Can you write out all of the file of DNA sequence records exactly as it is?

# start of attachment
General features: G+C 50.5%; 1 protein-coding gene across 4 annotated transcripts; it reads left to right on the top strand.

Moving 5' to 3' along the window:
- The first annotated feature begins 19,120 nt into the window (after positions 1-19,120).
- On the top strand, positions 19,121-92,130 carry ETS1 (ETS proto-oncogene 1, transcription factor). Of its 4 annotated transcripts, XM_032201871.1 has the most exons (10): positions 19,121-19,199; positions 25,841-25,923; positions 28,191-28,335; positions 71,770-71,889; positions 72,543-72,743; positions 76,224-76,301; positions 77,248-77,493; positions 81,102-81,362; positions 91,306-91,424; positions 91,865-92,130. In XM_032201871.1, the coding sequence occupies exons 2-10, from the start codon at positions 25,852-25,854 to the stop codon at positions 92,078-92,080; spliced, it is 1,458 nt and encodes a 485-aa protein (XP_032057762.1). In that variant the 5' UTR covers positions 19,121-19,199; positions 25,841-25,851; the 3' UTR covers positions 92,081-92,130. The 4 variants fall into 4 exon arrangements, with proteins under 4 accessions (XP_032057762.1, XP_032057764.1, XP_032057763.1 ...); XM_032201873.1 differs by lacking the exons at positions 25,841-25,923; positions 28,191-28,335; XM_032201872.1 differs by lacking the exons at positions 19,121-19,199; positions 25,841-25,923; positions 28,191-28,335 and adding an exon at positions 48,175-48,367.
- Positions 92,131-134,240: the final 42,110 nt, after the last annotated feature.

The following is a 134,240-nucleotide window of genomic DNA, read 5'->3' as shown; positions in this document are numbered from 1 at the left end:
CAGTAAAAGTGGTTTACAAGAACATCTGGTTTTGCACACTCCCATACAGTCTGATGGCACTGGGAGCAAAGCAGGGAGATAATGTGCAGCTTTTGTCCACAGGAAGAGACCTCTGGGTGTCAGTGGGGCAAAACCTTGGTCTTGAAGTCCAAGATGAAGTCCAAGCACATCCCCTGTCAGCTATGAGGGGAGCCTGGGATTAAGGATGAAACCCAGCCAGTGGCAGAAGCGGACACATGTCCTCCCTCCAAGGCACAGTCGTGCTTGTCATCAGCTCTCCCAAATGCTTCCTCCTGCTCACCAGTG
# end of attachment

General features: G+C 50.5%; 1 protein-coding gene across 4 annotated transcripts; it reads left to right on the top strand.

Moving 5' to 3' along the window:
- The first annotated feature begins 19,120 nt into the window (after positions 1-19,120).
- On the top strand, positions 19,121-92,130 carry ETS1 (ETS proto-oncogene 1, transcription factor). Of its 4 annotated transcripts, XM_032201871.1 has the most exons (10): positions 19,121-19,199; positions 25,841-25,923; positions 28,191-28,335; positions 71,770-71,889; positions 72,543-72,743; positions 76,224-76,301; positions 77,248-77,493; positions 81,102-81,362; positions 91,306-91,424; positions 91,865-92,130. In XM_032201871.1, the coding sequence occupies exons 2-10, from the start codon at positions 25,852-25,854 to the stop codon at positions 92,078-92,080; spliced, it is 1,458 nt and encodes a 485-aa protein (XP_032057762.1). In that variant the 5' UTR covers positions 19,121-19,199; positions 25,841-25,851; the 3' UTR covers positions 92,081-92,130. The 4 variants fall into 4 exon arrangements, with proteins under 4 accessions (XP_032057762.1, XP_032057764.1, XP_032057763.1 ...); XM_032201873.1 differs by lacking the exons at positions 25,841-25,923; positions 28,191-28,335; XM_032201872.1 differs by lacking the exons at positions 19,121-19,199; positions 25,841-25,923; positions 28,191-28,335 and adding an exon at positions 48,175-48,367.
- Positions 92,131-134,240: the final 42,110 nt, after the last annotated feature.

The following is a 134,240-nucleotide window of genomic DNA, read 5'->3' as shown; positions in this document are numbered from 1 at the left end:
CAGTAAAAGTGGTTTACAAGAACATCTGGTTTTGCACACTCCCATACAGTCTGATGGCACTGGGAGCAAAGCAGGGAGATAATGTGCAGCTTTTGTCCACAGGAAGAGACCTCTGGGTGTCAGTGGGGCAAAACCTTGGTCTTGAAGTCCAAGATGAAGTCCAAGCACATCCCCTGTCAGCTATGAGGGGAGCCTGGGATTAAGGATGAAACCCAGCCAGTGGCAGAAGCGGACACATGTCCTCCCTCCAAGGCACAGTCGTGCTTGTCATCAGCTCTCCCAAATGCTTCCTCCTGCTCACCAGTG